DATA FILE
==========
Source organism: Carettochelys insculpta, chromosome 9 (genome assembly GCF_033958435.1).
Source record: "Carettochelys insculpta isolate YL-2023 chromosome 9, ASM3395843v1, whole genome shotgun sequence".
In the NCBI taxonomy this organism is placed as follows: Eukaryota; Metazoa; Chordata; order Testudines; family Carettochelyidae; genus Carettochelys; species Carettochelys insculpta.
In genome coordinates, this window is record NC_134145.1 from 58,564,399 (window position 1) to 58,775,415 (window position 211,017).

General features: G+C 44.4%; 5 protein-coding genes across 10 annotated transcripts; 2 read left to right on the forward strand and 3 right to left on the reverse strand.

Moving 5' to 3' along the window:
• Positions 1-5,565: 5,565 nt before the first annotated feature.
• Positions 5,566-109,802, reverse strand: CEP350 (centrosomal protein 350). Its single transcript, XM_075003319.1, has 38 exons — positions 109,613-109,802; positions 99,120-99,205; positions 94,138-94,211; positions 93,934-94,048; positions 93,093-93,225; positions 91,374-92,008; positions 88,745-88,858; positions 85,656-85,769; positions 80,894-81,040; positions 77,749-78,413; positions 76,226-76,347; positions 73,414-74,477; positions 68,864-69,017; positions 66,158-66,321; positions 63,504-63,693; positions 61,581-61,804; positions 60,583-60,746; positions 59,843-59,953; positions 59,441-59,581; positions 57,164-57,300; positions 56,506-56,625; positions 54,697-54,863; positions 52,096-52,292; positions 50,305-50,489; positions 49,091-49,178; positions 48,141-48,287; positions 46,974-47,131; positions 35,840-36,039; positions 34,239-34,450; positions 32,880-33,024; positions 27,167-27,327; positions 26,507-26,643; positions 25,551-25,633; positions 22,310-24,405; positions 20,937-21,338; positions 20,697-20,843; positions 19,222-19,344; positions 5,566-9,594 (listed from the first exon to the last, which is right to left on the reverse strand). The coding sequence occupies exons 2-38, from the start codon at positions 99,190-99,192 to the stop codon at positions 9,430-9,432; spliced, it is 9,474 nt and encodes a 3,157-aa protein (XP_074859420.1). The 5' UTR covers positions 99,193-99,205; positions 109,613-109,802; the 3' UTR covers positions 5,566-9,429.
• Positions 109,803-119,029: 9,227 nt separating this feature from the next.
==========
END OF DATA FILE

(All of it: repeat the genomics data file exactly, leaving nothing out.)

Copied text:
Source organism: Carettochelys insculpta, chromosome 9 (genome assembly GCF_033958435.1).
Source record: "Carettochelys insculpta isolate YL-2023 chromosome 9, ASM3395843v1, whole genome shotgun sequence".
In the NCBI taxonomy this organism is placed as follows: Eukaryota; Metazoa; Chordata; order Testudines; family Carettochelyidae; genus Carettochelys; species Carettochelys insculpta.
In genome coordinates, this window is record NC_134145.1 from 58,564,399 (window position 1) to 58,775,415 (window position 211,017).

General features: G+C 44.4%; 5 protein-coding genes across 10 annotated transcripts; 2 read left to right on the forward strand and 3 right to left on the reverse strand.

Moving 5' to 3' along the window:
• Positions 1-5,565: 5,565 nt before the first annotated feature.
• Positions 5,566-109,802, reverse strand: CEP350 (centrosomal protein 350). Its single transcript, XM_075003319.1, has 38 exons — positions 109,613-109,802; positions 99,120-99,205; positions 94,138-94,211; positions 93,934-94,048; positions 93,093-93,225; positions 91,374-92,008; positions 88,745-88,858; positions 85,656-85,769; positions 80,894-81,040; positions 77,749-78,413; positions 76,226-76,347; positions 73,414-74,477; positions 68,864-69,017; positions 66,158-66,321; positions 63,504-63,693; positions 61,581-61,804; positions 60,583-60,746; positions 59,843-59,953; positions 59,441-59,581; positions 57,164-57,300; positions 56,506-56,625; positions 54,697-54,863; positions 52,096-52,292; positions 50,305-50,489; positions 49,091-49,178; positions 48,141-48,287; positions 46,974-47,131; positions 35,840-36,039; positions 34,239-34,450; positions 32,880-33,024; positions 27,167-27,327; positions 26,507-26,643; positions 25,551-25,633; positions 22,310-24,405; positions 20,937-21,338; positions 20,697-20,843; positions 19,222-19,344; positions 5,566-9,594 (listed from the first exon to the last, which is right to left on the reverse strand). The coding sequence occupies exons 2-38, from the start codon at positions 99,190-99,192 to the stop codon at positions 9,430-9,432; spliced, it is 9,474 nt and encodes a 3,157-aa protein (XP_074859420.1). The 5' UTR covers positions 99,193-99,205; positions 109,613-109,802; the 3' UTR covers positions 5,566-9,429.
• Positions 109,803-119,029: 9,227 nt separating this feature from the next.